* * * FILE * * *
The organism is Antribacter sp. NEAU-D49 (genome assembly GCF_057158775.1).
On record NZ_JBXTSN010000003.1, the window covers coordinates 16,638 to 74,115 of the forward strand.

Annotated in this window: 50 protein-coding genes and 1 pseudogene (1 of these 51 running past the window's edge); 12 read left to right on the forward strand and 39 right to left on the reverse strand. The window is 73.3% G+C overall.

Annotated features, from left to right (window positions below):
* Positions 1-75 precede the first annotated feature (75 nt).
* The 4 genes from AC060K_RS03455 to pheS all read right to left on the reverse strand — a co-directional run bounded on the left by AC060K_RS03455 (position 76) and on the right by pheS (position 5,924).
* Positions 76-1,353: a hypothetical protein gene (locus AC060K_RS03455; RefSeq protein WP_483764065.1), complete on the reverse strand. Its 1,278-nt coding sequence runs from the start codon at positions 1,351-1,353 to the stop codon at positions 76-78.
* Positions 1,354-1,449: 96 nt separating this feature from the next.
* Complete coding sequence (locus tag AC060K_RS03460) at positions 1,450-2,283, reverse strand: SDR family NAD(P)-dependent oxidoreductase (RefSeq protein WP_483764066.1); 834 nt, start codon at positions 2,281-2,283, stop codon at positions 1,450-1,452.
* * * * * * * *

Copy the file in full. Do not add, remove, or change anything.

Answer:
The organism is Antribacter sp. NEAU-D49 (genome assembly GCF_057158775.1).
On record NZ_JBXTSN010000003.1, the window covers coordinates 16,638 to 74,115 of the forward strand.

Annotated in this window: 50 protein-coding genes and 1 pseudogene (1 of these 51 running past the window's edge); 12 read left to right on the forward strand and 39 right to left on the reverse strand. The window is 73.3% G+C overall.

Annotated features, from left to right (window positions below):
* Positions 1-75 precede the first annotated feature (75 nt).
* The 4 genes from AC060K_RS03455 to pheS all read right to left on the reverse strand — a co-directional run bounded on the left by AC060K_RS03455 (position 76) and on the right by pheS (position 5,924).
* Positions 76-1,353: a hypothetical protein gene (locus AC060K_RS03455; RefSeq protein WP_483764065.1), complete on the reverse strand. Its 1,278-nt coding sequence runs from the start codon at positions 1,351-1,353 to the stop codon at positions 76-78.
* Positions 1,354-1,449: 96 nt separating this feature from the next.
* Complete coding sequence (locus tag AC060K_RS03460) at positions 1,450-2,283, reverse strand: SDR family NAD(P)-dependent oxidoreductase (RefSeq protein WP_483764066.1); 834 nt, start codon at positions 2,281-2,283, stop codon at positions 1,450-1,452.